On the Road Home: When Getting Off the Crowded Freeway Is Not the Best Bet

Considering the nearly 50 miles I drive in heavy traffic every day, perhaps it was bound to happen.  I don’t know.

What I do know is that my blog posts here have been almost nil for a month because I’ve felt like I wanted to write about what happened, but just haven’t been able to:  1) because I’ve had quite a few other things to take care of; and 2) it’s not that easy to write about.

It was exactly 4 weeks ago, Friday evening, and I was driving home thinking about what I was going to do on the weekend.  I had taken my normal route, 290, or Northwest Freeway, as most of us call it, when the traffic got balled up, so I decided to get off on the next exit I could.  Once off the freeway, I got on a cross street in order to take Hempstead Highway, which was the predecessor to 290.  Although there are many stoplights and businesses alongside that road, the traffic usually moves on that route.

After I’d driven about 10 blocks, a car zipped out from  a small super market and crossed over two lanes of traffic, clipping the pickup in front of me.  (If this sounds like something from a police or insurance report, I’m sorry.  I’ve had to tell what happened a few times since that evening.)  Because both the pickup and I had just gone through an intersection, neither of us were going very fast, and I thought I was going to be able to stop in time.  It was like slow motion; my car kept moving forward, and then the front end of my lower Mazda 3 crunched into the back bumper of the higher, double-cab pickup.  In the couple of minutes it took me to pull myself together, and then get out of the car, a police cruiser and even a tow truck had arrived.

This is really the first time I've looked closely at this picture that I took right afterwards.

I could see the damaged hood and coolant running out from the radiator.  There were three vehicles and three drivers (no passengers), but, thankfully, no one was hurt.  The police officer came over and asked me what had happened.  I thought I might get a ticket, but the officer didn’t even hint at anything like that, but I’m pretty sure the driver who crossed in front of oncoming traffic got one.  (I still haven’t seen a police report.)

I thought I was going to be stranded there, but thanks to Houston’s towing ordinances, after pulling my car to a nearby, secure lot, the tow truck driver brought me home.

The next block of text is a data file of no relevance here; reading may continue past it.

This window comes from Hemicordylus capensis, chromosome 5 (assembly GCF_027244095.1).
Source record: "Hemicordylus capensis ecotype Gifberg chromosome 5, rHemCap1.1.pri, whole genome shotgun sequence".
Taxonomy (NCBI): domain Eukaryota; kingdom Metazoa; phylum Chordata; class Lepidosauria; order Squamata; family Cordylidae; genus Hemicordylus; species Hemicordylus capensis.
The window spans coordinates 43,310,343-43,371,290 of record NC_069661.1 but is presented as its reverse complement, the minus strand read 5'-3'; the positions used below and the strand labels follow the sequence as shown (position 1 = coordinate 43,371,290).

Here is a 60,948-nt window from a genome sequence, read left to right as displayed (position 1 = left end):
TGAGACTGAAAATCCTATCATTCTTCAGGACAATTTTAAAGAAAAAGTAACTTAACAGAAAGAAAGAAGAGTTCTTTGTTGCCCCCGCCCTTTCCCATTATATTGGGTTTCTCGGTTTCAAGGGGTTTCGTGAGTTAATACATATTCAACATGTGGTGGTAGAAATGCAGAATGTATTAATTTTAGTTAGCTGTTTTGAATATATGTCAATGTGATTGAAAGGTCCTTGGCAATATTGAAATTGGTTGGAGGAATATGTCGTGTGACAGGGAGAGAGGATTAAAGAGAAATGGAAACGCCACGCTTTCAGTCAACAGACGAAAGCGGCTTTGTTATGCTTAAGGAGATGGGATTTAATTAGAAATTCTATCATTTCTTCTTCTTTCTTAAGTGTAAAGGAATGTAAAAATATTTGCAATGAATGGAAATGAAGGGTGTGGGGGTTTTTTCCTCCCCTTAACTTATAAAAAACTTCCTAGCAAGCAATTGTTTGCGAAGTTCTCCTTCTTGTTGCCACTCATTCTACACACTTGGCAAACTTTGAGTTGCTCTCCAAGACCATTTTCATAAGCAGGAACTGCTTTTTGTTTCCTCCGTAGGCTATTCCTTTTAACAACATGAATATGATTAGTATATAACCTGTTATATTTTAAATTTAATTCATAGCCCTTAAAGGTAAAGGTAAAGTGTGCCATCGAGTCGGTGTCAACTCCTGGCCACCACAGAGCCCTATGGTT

Freaky, but I was in my house just one hour later than my usual arrival time.  The whole thing–the balled up freeway traffic, the detour to the old road, the accident itself, talking on the phone with my insurance company, being interviewed by the officer, dealing with the tow truck, being harrassed by the repair company which housed the lot where my car was taken, and the ride home–had all only taken 1 hour!

After such a barrage of happenings, I was glad to back in the familiarity of my house, glad to take Annie on her well-deserved, late walk.

When we got back from the walk, I called the insurance company again in order to give them the details of the accident, and find out what was going to happen with my car.  I knew also that the next morning, I’d have to try to get a rental car somewhere out here in suburbia, where the agencies are only open from nine to noon on Saturdays.  It wasn’t until I tried to pull something together to eat that I realized how shaken I was by the whole thing.

I thought I’d be driving a rental car for a couple of weeks while my car was being repaired.  “Three or four thousand dollars of damage,” I thought.

I was way off the mark.  The followingTuesday I found out that the insurance company was going to total my car.  The damage was more than a crunched-in hood and a messed-up radiator.  The trailer hitch on the back of the pickup had acted like a battering ram, causing a lot more damage than showed from looking at the front of the car.  So there it was.  My 2007 Mazda 3 GT–the one that I had spent almost a year deciding on before I bought it, the one with just 40,000 miles on it, the one that was almost paid off–was totaled.

A lot of things happened over just one hour that Friday evening four weeks ago.  But, again, fortunately, nobody was injured.  I’ve had to deal with a lot of people since then, and it’s been a learning experience, which I’ll write more about.

But right now, it’s a beautiful Saturday morning with nothing involving cars to worry about, so I’ve had my coffee and am ready to go out to the garden and plant some beans.

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